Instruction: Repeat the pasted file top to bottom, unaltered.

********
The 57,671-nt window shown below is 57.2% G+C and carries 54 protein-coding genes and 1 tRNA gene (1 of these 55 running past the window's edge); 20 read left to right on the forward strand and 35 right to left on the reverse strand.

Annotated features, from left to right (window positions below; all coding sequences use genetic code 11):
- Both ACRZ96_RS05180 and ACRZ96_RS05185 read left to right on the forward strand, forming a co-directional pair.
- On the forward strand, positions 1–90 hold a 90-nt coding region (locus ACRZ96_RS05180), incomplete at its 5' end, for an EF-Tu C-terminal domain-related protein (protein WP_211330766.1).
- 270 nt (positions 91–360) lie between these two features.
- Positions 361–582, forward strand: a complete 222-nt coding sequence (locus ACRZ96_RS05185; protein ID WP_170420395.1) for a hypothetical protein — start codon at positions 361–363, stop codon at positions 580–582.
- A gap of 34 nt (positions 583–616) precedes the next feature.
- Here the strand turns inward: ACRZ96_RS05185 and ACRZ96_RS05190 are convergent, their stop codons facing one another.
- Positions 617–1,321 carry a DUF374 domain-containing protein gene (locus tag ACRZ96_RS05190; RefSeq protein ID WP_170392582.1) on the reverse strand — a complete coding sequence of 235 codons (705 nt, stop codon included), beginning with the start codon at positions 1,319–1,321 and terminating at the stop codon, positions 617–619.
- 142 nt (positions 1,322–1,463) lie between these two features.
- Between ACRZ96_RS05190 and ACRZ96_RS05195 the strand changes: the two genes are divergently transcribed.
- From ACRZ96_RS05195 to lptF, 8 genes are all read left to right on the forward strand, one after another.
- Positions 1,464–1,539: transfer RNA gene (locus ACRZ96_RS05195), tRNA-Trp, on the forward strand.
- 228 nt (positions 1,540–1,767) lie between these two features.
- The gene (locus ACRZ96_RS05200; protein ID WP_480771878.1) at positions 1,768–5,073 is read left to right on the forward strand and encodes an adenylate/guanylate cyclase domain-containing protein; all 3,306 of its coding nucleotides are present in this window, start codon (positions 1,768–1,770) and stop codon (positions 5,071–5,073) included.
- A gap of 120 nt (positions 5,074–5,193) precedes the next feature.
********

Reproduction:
The 57,671-nt window shown below is 57.2% G+C and carries 54 protein-coding genes and 1 tRNA gene (1 of these 55 running past the window's edge); 20 read left to right on the forward strand and 35 right to left on the reverse strand.

Annotated features, from left to right (window positions below; all coding sequences use genetic code 11):
- Both ACRZ96_RS05180 and ACRZ96_RS05185 read left to right on the forward strand, forming a co-directional pair.
- On the forward strand, positions 1–90 hold a 90-nt coding region (locus ACRZ96_RS05180), incomplete at its 5' end, for an EF-Tu C-terminal domain-related protein (protein WP_211330766.1).
- 270 nt (positions 91–360) lie between these two features.
- Positions 361–582, forward strand: a complete 222-nt coding sequence (locus ACRZ96_RS05185; protein ID WP_170420395.1) for a hypothetical protein — start codon at positions 361–363, stop codon at positions 580–582.
- A gap of 34 nt (positions 583–616) precedes the next feature.
- Here the strand turns inward: ACRZ96_RS05185 and ACRZ96_RS05190 are convergent, their stop codons facing one another.
- Positions 617–1,321 carry a DUF374 domain-containing protein gene (locus tag ACRZ96_RS05190; RefSeq protein ID WP_170392582.1) on the reverse strand — a complete coding sequence of 235 codons (705 nt, stop codon included), beginning with the start codon at positions 1,319–1,321 and terminating at the stop codon, positions 617–619.
- 142 nt (positions 1,322–1,463) lie between these two features.
- Between ACRZ96_RS05190 and ACRZ96_RS05195 the strand changes: the two genes are divergently transcribed.
- From ACRZ96_RS05195 to lptF, 8 genes are all read left to right on the forward strand, one after another.
- Positions 1,464–1,539: transfer RNA gene (locus ACRZ96_RS05195), tRNA-Trp, on the forward strand.
- 228 nt (positions 1,540–1,767) lie between these two features.
- The gene (locus ACRZ96_RS05200; protein ID WP_480771878.1) at positions 1,768–5,073 is read left to right on the forward strand and encodes an adenylate/guanylate cyclase domain-containing protein; all 3,306 of its coding nucleotides are present in this window, start codon (positions 1,768–1,770) and stop codon (positions 5,071–5,073) included.
- A gap of 120 nt (positions 5,074–5,193) precedes the next feature.